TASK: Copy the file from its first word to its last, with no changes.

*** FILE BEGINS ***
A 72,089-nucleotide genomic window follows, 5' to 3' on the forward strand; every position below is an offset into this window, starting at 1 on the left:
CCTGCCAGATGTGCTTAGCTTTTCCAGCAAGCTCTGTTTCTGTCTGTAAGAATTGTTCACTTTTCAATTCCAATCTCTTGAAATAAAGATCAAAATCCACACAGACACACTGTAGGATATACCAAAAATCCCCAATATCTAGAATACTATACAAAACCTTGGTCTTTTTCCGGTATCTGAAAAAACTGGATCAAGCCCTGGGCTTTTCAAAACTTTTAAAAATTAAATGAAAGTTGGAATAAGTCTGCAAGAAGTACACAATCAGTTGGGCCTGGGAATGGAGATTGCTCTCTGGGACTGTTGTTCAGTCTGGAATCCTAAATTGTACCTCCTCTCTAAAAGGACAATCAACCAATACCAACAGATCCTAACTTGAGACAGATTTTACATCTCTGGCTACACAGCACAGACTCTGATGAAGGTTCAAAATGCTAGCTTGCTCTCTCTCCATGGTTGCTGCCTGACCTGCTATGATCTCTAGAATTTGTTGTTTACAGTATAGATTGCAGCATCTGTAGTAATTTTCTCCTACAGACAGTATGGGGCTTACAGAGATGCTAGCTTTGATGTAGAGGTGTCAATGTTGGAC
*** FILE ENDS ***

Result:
A 72,089-nucleotide genomic window follows, 5' to 3' on the forward strand; every position below is an offset into this window, starting at 1 on the left:
CCTGCCAGATGTGCTTAGCTTTTCCAGCAAGCTCTGTTTCTGTCTGTAAGAATTGTTCACTTTTCAATTCCAATCTCTTGAAATAAAGATCAAAATCCACACAGACACACTGTAGGATATACCAAAAATCCCCAATATCTAGAATACTATACAAAACCTTGGTCTTTTTCCGGTATCTGAAAAAACTGGATCAAGCCCTGGGCTTTTCAAAACTTTTAAAAATTAAATGAAAGTTGGAATAAGTCTGCAAGAAGTACACAATCAGTTGGGCCTGGGAATGGAGATTGCTCTCTGGGACTGTTGTTCAGTCTGGAATCCTAAATTGTACCTCCTCTCTAAAAGGACAATCAACCAATACCAACAGATCCTAACTTGAGACAGATTTTACATCTCTGGCTACACAGCACAGACTCTGATGAAGGTTCAAAATGCTAGCTTGCTCTCTCTCCATGGTTGCTGCCTGACCTGCTATGATCTCTAGAATTTGTTGTTTACAGTATAGATTGCAGCATCTGTAGTAATTTTCTCCTACAGACAGTATGGGGCTTACAGAGATGCTAGCTTTGATGTAGAGGTGTCAATGTTGGAC